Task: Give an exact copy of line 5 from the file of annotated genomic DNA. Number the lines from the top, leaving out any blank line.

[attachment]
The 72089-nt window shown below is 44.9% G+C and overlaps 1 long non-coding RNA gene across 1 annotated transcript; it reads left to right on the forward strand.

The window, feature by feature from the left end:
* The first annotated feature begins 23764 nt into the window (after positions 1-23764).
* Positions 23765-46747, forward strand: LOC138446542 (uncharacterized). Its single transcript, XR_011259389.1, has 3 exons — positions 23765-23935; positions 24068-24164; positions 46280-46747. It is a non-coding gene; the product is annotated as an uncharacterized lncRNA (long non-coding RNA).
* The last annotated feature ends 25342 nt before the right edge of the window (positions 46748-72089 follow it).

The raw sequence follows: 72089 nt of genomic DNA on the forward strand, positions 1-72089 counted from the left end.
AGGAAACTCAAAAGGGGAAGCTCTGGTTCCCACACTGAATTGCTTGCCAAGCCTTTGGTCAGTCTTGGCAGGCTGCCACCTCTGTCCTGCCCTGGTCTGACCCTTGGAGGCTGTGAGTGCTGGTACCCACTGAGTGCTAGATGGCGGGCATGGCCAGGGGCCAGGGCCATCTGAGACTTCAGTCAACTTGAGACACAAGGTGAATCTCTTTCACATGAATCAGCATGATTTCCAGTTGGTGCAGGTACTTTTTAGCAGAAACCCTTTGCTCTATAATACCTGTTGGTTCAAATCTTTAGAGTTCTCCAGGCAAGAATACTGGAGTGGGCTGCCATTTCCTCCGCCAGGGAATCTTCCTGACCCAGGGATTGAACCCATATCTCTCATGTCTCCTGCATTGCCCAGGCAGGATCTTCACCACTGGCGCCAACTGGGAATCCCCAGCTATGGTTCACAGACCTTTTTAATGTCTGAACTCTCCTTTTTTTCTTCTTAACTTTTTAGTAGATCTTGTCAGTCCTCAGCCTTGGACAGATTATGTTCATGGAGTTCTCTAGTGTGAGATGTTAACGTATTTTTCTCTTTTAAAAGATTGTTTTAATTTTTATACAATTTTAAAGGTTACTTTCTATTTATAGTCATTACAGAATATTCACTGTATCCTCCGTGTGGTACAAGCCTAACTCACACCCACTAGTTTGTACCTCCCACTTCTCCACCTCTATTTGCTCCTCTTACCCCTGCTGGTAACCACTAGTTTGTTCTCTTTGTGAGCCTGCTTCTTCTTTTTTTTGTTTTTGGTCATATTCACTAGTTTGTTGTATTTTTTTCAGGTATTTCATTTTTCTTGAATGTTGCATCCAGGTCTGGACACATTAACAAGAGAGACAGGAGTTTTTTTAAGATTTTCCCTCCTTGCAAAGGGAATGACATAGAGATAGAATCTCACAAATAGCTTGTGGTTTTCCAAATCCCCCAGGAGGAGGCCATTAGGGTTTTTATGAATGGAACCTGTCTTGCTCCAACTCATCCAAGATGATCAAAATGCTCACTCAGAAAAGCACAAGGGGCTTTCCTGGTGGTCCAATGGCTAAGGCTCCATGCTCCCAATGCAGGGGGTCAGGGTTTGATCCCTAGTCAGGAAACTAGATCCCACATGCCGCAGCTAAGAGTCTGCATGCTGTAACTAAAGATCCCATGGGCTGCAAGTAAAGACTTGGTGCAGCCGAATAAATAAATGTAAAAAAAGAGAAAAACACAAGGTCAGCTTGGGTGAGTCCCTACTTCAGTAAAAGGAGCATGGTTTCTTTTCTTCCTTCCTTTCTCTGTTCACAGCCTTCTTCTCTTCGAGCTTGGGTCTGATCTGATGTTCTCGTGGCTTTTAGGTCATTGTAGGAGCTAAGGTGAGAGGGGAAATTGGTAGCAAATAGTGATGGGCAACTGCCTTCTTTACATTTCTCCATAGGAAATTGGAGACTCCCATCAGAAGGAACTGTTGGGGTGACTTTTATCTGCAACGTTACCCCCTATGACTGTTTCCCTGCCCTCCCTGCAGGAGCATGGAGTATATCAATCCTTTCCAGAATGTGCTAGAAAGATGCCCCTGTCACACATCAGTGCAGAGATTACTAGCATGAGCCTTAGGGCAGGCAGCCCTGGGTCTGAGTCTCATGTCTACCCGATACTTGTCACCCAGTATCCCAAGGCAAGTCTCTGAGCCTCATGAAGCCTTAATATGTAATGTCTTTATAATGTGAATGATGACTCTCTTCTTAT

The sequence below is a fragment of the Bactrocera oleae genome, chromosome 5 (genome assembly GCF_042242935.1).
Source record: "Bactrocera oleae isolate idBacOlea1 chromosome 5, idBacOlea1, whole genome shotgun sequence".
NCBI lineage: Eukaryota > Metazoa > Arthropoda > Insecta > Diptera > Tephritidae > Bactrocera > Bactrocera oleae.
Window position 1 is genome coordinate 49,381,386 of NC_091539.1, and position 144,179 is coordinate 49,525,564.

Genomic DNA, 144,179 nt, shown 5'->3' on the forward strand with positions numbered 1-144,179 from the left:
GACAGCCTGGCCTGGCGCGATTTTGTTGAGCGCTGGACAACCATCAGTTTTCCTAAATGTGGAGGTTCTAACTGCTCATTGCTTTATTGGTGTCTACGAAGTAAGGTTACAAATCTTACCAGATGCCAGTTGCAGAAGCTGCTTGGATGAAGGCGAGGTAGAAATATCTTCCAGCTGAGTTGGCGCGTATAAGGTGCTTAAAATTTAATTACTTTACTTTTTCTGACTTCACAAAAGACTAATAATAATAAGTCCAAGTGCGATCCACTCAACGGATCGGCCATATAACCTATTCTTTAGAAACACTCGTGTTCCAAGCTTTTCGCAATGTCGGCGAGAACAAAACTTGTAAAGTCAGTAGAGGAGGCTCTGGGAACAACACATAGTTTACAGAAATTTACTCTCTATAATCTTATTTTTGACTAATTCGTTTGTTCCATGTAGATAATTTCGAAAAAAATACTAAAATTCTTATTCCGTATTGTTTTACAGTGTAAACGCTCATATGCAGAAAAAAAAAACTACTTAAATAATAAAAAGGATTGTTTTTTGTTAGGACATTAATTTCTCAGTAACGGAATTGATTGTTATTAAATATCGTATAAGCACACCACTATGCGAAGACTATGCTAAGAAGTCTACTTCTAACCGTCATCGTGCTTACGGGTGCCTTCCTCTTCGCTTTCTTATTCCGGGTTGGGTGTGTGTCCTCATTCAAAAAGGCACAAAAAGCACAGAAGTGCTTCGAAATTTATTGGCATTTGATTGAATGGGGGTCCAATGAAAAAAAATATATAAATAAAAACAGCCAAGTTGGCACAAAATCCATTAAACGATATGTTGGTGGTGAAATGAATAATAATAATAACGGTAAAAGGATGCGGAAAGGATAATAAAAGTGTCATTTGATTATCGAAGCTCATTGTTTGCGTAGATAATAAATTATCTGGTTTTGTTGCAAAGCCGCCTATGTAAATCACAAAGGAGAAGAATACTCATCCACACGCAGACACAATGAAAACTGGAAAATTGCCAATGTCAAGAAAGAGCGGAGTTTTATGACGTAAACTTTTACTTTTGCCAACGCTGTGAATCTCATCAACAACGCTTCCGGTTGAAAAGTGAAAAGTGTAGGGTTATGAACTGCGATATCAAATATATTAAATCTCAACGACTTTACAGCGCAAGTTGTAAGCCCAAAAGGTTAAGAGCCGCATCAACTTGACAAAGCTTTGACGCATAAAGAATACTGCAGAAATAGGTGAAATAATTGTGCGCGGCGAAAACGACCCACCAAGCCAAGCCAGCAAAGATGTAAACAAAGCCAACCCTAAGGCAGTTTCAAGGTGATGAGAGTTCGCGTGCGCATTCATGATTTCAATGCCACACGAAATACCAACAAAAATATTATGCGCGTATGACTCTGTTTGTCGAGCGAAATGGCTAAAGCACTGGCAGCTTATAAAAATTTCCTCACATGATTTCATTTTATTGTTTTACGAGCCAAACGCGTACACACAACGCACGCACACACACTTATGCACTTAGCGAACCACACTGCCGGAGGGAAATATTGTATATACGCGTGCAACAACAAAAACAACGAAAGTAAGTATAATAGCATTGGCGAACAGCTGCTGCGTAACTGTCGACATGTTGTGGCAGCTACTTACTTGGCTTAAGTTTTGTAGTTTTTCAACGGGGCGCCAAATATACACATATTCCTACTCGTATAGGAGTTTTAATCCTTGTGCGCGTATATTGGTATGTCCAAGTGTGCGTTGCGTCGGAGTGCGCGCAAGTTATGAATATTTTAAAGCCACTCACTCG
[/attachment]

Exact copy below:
* The last annotated feature ends 25342 nt before the right edge of the window (positions 46748-72089 follow it).